Is Python a commercial proposition ?

Roy Smith roy at
Mon Jul 30 15:06:17 CEST 2012

In article <mailman.2717.1343634778.4697.python-list at>,
 Chris Angelico <rosuav at> wrote:

> Python's an excellent glue language, but it's also fine for huge
> applications. Yes, it can't multithread across cores if you use
> CPython and are CPU-bound. That's actually a pretty specific
> limitation, and taking out any component of that eliminates the GIL as
> a serious problem.

These days, I'm working on a fairly large web application (  
The business/application logic is written entirely in Python (mostly as 
two django apps).  That's what we spend 80% of our developer time 

As for scale, we're currently running on 80 cores worth of AWS servers 
for the front end.  Another 50 or so cores for the database and other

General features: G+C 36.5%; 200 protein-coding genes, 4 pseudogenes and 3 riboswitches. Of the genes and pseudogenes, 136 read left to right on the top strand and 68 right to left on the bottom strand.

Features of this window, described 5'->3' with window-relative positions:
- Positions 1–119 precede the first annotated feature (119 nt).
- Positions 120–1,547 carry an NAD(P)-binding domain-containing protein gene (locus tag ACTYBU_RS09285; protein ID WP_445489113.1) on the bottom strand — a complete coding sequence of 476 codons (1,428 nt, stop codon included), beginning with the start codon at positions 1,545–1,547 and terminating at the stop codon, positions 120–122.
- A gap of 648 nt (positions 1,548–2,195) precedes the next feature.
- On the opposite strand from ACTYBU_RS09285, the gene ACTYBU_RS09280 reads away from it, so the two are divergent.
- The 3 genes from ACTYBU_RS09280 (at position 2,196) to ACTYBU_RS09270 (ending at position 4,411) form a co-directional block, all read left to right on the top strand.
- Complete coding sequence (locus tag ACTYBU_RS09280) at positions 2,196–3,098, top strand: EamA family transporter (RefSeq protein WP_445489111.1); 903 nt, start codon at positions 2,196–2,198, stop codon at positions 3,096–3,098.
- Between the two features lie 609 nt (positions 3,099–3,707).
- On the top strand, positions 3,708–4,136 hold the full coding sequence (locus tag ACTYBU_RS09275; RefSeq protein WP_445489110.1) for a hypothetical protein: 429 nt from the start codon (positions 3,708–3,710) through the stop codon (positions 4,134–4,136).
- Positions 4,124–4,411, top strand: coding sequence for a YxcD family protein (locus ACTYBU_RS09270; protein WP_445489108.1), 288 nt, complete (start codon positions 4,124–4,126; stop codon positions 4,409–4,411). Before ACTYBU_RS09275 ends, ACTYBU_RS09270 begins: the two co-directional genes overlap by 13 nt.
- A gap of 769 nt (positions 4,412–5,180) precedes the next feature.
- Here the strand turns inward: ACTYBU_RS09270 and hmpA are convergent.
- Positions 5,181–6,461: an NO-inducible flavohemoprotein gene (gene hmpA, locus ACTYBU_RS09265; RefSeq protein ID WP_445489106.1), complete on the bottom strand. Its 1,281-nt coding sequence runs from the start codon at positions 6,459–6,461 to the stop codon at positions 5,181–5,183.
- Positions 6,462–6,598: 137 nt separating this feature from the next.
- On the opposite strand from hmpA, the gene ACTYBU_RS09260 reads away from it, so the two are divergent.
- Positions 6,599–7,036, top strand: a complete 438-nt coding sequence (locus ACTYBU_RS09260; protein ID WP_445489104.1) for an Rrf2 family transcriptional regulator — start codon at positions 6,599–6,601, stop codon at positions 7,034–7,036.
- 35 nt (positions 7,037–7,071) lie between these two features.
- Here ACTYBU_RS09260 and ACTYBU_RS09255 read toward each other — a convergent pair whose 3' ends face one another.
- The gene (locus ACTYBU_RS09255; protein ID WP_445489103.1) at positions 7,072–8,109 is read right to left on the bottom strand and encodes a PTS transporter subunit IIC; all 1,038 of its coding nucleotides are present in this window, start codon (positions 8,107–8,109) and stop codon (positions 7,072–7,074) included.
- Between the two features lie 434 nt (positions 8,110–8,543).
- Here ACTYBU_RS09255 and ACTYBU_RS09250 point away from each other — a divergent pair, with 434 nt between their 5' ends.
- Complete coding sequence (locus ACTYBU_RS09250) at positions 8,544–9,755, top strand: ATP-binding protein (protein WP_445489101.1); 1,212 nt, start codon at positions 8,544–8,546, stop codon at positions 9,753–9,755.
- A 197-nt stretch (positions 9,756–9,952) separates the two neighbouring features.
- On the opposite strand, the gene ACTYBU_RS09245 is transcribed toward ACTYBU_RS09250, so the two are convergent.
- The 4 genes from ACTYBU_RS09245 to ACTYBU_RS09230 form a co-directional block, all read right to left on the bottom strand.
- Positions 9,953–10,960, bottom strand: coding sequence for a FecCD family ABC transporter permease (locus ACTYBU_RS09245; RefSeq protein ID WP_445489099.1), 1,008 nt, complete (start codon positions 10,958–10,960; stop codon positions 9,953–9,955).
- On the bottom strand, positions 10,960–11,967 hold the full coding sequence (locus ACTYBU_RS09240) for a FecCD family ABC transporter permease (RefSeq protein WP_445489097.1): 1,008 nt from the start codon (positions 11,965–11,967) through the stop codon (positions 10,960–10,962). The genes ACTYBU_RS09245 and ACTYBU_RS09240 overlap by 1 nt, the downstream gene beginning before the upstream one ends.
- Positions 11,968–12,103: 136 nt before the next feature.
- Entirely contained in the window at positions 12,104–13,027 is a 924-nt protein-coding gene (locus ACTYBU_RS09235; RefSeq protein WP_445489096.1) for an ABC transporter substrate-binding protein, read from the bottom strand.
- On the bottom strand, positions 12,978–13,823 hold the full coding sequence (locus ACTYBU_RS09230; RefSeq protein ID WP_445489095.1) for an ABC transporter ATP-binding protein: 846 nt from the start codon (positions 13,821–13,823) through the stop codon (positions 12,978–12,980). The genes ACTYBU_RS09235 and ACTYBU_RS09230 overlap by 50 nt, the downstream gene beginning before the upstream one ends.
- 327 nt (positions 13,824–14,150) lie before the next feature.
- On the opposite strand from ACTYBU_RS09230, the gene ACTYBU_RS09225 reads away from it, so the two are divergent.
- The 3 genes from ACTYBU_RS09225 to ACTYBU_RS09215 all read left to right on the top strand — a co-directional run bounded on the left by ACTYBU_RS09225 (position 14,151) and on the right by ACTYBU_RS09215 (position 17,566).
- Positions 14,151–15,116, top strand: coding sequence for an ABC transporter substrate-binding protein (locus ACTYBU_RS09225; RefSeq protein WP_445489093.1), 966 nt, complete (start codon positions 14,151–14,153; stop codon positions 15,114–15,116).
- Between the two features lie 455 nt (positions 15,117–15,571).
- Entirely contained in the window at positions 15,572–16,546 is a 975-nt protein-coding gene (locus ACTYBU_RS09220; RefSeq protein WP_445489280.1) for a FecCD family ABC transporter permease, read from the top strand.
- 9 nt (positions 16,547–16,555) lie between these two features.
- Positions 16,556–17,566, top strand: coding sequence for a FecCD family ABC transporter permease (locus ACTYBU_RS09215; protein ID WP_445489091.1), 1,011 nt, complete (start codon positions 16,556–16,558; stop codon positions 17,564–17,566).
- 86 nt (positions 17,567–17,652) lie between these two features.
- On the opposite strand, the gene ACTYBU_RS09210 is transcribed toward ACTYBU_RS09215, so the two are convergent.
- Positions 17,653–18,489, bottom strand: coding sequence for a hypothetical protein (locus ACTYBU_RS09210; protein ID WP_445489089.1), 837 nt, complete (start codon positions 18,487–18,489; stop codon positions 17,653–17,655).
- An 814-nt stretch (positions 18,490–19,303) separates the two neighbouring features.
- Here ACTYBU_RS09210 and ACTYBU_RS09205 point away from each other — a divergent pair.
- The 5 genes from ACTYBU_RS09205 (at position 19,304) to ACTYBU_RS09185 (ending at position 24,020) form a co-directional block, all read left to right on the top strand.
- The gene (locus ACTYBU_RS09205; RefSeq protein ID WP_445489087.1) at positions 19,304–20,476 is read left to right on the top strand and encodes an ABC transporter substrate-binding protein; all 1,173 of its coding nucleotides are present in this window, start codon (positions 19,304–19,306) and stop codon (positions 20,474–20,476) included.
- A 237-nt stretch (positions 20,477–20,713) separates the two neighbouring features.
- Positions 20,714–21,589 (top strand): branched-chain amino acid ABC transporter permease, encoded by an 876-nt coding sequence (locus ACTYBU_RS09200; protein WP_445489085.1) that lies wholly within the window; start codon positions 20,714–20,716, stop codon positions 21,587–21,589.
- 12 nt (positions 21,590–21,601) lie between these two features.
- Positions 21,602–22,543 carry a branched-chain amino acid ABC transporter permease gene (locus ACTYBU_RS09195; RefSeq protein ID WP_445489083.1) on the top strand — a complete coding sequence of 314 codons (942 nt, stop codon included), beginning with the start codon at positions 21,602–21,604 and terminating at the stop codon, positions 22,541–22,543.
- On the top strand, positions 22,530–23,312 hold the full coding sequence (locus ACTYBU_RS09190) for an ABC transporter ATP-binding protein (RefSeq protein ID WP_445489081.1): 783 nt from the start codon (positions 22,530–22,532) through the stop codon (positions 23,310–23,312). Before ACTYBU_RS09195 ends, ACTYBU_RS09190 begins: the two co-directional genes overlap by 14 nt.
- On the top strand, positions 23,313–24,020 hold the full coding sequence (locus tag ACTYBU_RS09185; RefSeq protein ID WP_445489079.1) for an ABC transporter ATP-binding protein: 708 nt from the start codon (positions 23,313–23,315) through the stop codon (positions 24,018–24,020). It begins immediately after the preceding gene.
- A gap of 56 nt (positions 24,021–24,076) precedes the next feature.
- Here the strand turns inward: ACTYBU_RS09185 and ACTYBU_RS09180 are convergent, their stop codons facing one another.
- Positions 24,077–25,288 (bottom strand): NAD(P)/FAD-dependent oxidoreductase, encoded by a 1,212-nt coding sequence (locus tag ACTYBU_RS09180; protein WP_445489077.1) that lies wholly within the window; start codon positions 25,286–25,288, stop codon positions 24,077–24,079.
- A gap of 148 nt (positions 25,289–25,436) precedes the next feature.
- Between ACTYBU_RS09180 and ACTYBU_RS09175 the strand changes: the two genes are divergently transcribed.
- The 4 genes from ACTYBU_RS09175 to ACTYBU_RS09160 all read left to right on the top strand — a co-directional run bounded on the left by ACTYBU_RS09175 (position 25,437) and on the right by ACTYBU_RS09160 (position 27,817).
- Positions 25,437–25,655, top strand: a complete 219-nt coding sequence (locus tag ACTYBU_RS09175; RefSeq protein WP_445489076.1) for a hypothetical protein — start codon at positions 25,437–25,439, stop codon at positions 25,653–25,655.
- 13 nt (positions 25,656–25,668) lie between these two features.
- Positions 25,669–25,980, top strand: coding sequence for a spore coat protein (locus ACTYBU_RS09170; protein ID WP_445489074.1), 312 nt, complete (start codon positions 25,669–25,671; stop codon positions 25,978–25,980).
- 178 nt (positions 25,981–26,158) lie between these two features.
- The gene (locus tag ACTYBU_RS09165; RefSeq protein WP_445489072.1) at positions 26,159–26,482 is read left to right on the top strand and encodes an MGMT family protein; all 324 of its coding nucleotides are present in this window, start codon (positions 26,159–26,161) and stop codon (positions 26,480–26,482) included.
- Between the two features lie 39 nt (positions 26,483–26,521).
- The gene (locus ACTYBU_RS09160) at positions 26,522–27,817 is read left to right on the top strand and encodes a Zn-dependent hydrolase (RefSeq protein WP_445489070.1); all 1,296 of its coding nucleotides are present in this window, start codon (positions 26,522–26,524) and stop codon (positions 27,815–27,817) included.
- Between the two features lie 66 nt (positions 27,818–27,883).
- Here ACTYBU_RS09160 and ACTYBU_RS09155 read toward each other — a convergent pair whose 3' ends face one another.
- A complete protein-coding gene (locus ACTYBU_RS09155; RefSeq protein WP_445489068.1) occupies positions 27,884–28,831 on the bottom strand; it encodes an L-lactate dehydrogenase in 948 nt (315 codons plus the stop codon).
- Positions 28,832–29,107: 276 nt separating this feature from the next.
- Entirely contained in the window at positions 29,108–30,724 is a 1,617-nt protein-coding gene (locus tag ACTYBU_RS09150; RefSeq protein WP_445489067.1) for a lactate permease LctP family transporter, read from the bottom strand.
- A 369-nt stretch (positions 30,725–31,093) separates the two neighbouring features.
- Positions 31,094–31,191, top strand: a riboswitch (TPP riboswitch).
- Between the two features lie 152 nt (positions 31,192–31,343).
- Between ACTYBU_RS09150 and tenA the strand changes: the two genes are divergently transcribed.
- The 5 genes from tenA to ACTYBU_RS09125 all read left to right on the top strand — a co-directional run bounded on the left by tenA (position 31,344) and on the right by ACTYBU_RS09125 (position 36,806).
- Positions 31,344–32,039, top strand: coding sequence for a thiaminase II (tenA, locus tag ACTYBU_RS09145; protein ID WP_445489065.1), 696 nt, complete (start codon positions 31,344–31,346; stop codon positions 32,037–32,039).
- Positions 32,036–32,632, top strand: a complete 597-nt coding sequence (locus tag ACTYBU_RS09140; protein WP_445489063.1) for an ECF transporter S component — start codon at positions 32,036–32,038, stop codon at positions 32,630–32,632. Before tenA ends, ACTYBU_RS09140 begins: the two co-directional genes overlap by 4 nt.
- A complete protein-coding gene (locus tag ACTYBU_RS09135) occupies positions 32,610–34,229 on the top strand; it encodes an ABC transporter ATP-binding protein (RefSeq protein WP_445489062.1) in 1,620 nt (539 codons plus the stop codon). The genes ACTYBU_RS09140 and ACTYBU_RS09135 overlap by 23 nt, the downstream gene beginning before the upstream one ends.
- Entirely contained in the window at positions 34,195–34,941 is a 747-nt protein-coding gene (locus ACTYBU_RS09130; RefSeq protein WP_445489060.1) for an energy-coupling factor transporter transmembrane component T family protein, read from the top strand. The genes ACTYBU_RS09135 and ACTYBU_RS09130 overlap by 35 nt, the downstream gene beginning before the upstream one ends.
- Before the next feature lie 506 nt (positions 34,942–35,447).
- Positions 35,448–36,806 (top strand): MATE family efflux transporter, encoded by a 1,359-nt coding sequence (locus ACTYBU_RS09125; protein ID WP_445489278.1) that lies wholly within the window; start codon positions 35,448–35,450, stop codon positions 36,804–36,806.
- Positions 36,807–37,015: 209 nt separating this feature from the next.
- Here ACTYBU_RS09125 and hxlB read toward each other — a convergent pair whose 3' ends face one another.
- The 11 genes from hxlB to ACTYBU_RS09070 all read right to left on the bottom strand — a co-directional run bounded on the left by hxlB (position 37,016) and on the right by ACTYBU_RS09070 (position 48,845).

backend functions.  Yesterday (Sunday, so a slow day), we served 27 
million HTTP requests; we're not facebook-sized, but it's not some 
little toy application either.

Every time we look at performance, we can't hardly measure the time it 
takes to run the Python code.  Overall, we spend (way) more time waiting 
on network I/O than anything else.  Other than I/O, our biggest 
performance issue is slow database queries, and making more queries than 
we really need to.

The engineering work to improve performance involves restructuring our 
data representation in the database, caching (at multiple levels), or 
eliminating marginal features which cost more than they're worth.  None 
of this would be any different if we used C++, except that we'd spend so 
much time writing and debugging code that we'd have no time left to 
think about the really important stuff.

As far as the GIL is concerned, it's just not an issue for us.  We run 
lots of server processes.  Perhaps not as elegant as running fewer 
multi-threaded processes, but it works just fine, is easy to implement, 
and we never have to worry about all the horrors of getting memory 
management right in a multi-threaded C++ application.

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